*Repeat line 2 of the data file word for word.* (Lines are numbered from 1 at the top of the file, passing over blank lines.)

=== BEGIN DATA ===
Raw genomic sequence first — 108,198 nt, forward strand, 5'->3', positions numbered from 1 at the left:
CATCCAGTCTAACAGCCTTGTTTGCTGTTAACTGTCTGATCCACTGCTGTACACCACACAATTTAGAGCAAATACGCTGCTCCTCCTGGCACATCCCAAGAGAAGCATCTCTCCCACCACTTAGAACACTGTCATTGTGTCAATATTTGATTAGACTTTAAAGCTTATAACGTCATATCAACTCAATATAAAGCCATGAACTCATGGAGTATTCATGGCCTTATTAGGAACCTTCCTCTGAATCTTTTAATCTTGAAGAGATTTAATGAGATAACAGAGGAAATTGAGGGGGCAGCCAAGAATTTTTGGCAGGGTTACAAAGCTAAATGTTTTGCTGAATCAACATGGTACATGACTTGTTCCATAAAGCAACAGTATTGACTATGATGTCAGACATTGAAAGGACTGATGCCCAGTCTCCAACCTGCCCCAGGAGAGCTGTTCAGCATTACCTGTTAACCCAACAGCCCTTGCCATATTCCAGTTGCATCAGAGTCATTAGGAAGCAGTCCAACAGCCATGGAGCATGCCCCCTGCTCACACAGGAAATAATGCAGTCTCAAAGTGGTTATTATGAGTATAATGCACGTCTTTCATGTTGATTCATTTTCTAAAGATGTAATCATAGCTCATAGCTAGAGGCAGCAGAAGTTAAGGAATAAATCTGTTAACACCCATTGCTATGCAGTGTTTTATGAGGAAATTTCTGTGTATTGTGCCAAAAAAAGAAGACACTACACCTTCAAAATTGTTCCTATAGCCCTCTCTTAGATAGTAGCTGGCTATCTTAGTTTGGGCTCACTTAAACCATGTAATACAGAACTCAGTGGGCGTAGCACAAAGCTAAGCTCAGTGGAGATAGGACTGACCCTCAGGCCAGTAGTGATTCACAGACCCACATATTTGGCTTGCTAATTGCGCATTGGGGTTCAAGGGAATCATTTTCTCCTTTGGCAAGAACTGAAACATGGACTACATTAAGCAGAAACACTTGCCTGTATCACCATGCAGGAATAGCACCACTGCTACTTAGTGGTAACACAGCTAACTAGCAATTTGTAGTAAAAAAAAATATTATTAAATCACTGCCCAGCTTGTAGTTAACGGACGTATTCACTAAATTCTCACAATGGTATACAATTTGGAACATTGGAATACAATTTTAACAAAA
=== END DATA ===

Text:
CATCCAGTCTAACAGCCTTGTTTGCTGTTAACTGTCTGATCCACTGCTGTACACCACACAATTTAGAGCAAATACGCTGCTCCTCCTGGCACATCCCAAGAGAAGCATCTCTCCCACCACTTAGAACACTGTCATTGTGTCAATATTTGATTAGACTTTAAAGCTTATAACGTCATATCAACTCAATATAAAGCCATGAACTCATGGAGTATTCATGGCCTTATTAGGAACCTTCCTCTGAATCTTTTAATCTTGAAGAGATTTAATGAGATAACAGAGGAAATTGAGGGGGCAGCCAAGAATTTTTGGCAGGGTTACAAAGCTAAATGTTTTGCTGAATCAACATGGTACATGACTTGTTCCATAAAGCAACAGTATTGACTATGATGTCAGACATTGAAAGGACTGATGCCCAGTCTCCAACCTGCCCCAGGAGAGCTGTTCAGCATTACCTGTTAACCCAACAGCCCTTGCCATATTCCAGTTGCATCAGAGTCATTAGGAAGCAGTCCAACAGCCATGGAGCATGCCCCCTGCTCACACAGGAAATAATGCAGTCTCAAAGTGGTTATTATGAGTATAATGCACGTCTTTCATGTTGATTCATTTTCTAAAGATGTAATCATAGCTCATAGCTAGAGGCAGCAGAAGTTAAGGAATAAATCTGTTAACACCCATTGCTATGCAGTGTTTTATGAGGAAATTTCTGTGTATTGTGCCAAAAAAAGAAGACACTACACCTTCAAAATTGTTCCTATAGCCCTCTCTTAGATAGTAGCTGGCTATCTTAGTTTGGGCTCACTTAAACCATGTAATACAGAACTCAGTGGGCGTAGCACAAAGCTAAGCTCAGTGGAGATAGGACTGACCCTCAGGCCAGTAGTGATTCACAGACCCACATATTTGGCTTGCTAATTGCGCATTGGGGTTCAAGGGAATCATTTTCTCCTTTGGCAAGAACTGAAACATGGACTACATTAAGCAGAAACACTTGCCTGTATCACCATGCAGGAATAGCACCACTGCTACTTAGTGGTAACACAGCTAACTAGCAATTTGTAGTAAAAAAAAATATTATTAAATCACTGCCCAGCTTGTAGTTAACGGACGTATTCACTAAATTCTCACAATGGTATACAATTTGGAACATTGGAATACAATTTTAACAAAA